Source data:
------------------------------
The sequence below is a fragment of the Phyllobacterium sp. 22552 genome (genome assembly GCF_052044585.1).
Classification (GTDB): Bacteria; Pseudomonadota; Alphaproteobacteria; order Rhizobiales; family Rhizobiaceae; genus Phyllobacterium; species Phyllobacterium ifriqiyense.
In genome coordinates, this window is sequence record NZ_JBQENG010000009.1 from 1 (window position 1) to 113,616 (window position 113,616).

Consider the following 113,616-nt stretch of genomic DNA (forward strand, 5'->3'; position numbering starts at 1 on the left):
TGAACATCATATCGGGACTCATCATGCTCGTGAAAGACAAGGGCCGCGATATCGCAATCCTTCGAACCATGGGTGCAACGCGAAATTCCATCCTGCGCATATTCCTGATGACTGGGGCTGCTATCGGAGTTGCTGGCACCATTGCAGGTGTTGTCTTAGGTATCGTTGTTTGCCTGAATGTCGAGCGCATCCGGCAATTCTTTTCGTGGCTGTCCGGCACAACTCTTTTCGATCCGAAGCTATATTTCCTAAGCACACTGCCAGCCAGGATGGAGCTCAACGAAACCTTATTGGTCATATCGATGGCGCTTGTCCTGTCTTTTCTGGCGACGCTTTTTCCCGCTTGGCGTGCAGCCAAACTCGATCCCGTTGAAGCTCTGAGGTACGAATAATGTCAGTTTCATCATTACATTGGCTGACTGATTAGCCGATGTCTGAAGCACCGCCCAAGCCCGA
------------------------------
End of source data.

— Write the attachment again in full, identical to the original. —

The sequence below is a fragment of the Phyllobacterium sp. 22552 genome (genome assembly GCF_052044585.1).
Classification (GTDB): Bacteria; Pseudomonadota; Alphaproteobacteria; order Rhizobiales; family Rhizobiaceae; genus Phyllobacterium; species Phyllobacterium ifriqiyense.
In genome coordinates, this window is sequence record NZ_JBQENG010000009.1 from 1 (window position 1) to 113,616 (window position 113,616).

Consider the following 113,616-nt stretch of genomic DNA (forward strand, 5'->3'; position numbering starts at 1 on the left):
TGAACATCATATCGGGACTCATCATGCTCGTGAAAGACAAGGGCCGCGATATCGCAATCCTTCGAACCATGGGTGCAACGCGAAATTCCATCCTGCGCATATTCCTGATGACTGGGGCTGCTATCGGAGTTGCTGGCACCATTGCAGGTGTTGTCTTAGGTATCGTTGTTTGCCTGAATGTCGAGCGCATCCGGCAATTCTTTTCGTGGCTGTCCGGCACAACTCTTTTCGATCCGAAGCTATATTTCCTAAGCACACTGCCAGCCAGGATGGAGCTCAACGAAACCTTATTGGTCATATCGATGGCGCTTGTCCTGTCTTTTCTGGCGACGCTTTTTCCCGCTTGGCGTGCAGCCAAACTCGATCCCGTTGAAGCTCTGAGGTACGAATAATGTCAGTTTCATCATTACATTGGCTGACTGATTAGCCGATGTCTGAAGCACCGCCCAAGCCCGA